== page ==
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Retro Fun / Homemade In the Old Town

On their way home from a long day of ‘doing the local flea markets’, Dag and Gjertrud decided to stop at a public viewing of an apartment which was up for sale in the ‘Old-town’ of Oslo’s east side. It was love at first sight for them both in this bright and airy apartment. Despite lowered ceilings, and a recent and fairly unbecoming modernization of the place, they instantly felt the urge to move in restore the apartment to its former glory. Their charming reworking of the interior has provided them both with a sunlit-flooded arena in which to work and live. There is no doubt that the proportions of the rooms in the apartment now back to their to their former stature. The generous space for two, large windows, original cornice detail and even the wood panelling have now been given a new lease of life. Not to mention the patchwork of an old kitchen they have created together… View interior feature.
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Penthouse in Albert Dock

The novelist Chris Fowler bought this penthouse when he was looking for a bright and spacious space to live and work. Spending all day working at home, he wanted something which was open to the sky and nowhere could he have found a brighter, sunnier penthouse than this delightful, modern house built above a former industrial building by the Battle Basin in the King’s Cross area. The apartment has an overwhelming emphasis on the colour white – furniture, flooring and walls, apart from the few odd touches of steel grey in the kitchen, oak doors, brown cushions and the occasional bright splashes of colour in the artwork, flowers or fruit which punctuates the space. Undisputedly modern, this sleek apartment captures the essence of open plan, 21st century living. View interior feature.
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Modern and sleek in Milan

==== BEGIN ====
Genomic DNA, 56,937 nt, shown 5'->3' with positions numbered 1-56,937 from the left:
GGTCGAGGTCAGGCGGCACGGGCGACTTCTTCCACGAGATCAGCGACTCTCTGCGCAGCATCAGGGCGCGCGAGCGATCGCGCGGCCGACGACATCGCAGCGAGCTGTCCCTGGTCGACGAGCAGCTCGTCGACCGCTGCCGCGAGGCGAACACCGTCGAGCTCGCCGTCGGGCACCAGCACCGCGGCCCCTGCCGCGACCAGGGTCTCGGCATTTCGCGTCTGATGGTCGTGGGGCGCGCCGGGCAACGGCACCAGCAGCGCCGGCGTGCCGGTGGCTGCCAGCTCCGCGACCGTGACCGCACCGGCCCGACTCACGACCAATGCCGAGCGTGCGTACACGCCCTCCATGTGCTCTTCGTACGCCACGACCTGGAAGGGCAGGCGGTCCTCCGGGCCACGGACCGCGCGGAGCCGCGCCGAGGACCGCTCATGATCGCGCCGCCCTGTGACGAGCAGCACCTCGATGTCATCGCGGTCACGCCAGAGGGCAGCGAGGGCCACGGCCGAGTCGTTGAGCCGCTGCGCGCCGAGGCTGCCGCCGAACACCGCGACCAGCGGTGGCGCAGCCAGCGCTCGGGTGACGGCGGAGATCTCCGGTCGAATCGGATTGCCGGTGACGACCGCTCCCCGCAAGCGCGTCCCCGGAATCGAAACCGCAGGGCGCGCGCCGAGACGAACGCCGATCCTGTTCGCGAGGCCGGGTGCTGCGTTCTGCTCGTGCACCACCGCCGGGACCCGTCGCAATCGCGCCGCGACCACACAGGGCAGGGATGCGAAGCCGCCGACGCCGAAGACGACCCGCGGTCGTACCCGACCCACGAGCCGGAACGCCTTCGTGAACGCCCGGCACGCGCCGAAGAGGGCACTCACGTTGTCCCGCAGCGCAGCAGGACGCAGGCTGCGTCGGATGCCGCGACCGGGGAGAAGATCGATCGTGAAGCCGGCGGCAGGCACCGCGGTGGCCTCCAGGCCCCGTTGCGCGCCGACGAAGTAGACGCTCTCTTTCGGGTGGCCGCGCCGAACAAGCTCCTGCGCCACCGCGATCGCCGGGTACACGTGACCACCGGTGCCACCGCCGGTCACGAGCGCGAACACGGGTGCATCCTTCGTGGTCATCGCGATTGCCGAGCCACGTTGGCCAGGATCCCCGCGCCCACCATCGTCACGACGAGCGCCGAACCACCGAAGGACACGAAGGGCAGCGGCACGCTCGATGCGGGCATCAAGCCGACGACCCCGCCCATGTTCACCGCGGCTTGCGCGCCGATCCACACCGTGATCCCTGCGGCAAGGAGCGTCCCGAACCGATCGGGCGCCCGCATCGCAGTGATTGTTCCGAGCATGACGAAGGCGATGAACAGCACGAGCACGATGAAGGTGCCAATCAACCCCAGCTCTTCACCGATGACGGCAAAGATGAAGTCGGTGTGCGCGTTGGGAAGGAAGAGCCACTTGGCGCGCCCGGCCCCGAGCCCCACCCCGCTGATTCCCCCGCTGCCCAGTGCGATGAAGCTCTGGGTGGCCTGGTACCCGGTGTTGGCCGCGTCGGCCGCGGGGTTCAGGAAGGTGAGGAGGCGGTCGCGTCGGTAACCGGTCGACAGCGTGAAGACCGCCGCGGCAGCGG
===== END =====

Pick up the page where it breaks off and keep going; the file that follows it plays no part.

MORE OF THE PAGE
On the first floor of a spacious and elegant fin-de-si├Ęcle apartment building in the well-heeled Corso Sempione in Milan is this stunning contemporary apartment recently refurbished by the architect Stefano Cellerino. Modern, sleek and designed with contemporary materials, art and styling, this apartment also features some recycled items such as the large bookcase in the lounge which was found in an architectural salvage warehouse, as well as in the construction of the dining table, made from old pieces of flooring. Oriental statues impart a particular flavour to the interior, as does the etched figures in the glass door leading to the bedroom area – where are located the master bedroom and open plan ensuite bathroom as well as guest room. View interior feature.
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The King has now left the building...

"We've approached the work on our own apartment as a professional project, but one where we can experiment and take anything we like, 'all the way". By doing so, newlyweds Andreas Joyce Nygaard and his wife Heidi Pettersvold have been their own ideal clients. They both work for the prestigious Oslo and New York based architectural firm Snohetta, and this wonderfully orange, perfectly patched work of art is now their own home. The classical turn of the century apartment has been rehabilitated to show off their work, but more than that, it challenges how far interior design actually can be taken in a home environment. And it works!! On the wall in their bright kitchen thrones the King himself. Elvis has been reformatted and framed so everyone can catch a glimpse of him. In an adjacent corner hangs a lightbox fitted with an x-ray of Heidi's rib-cage. The apartment is testimony to the challenge they put to themselves: how to combine the apartments' original features with the constantly expanding framework of their main objective, which is treating spaces as rooms. Every single choice they've made concerning pallette, materials, tactility and form reflect their constant drive to push their own boundaries... View interior feature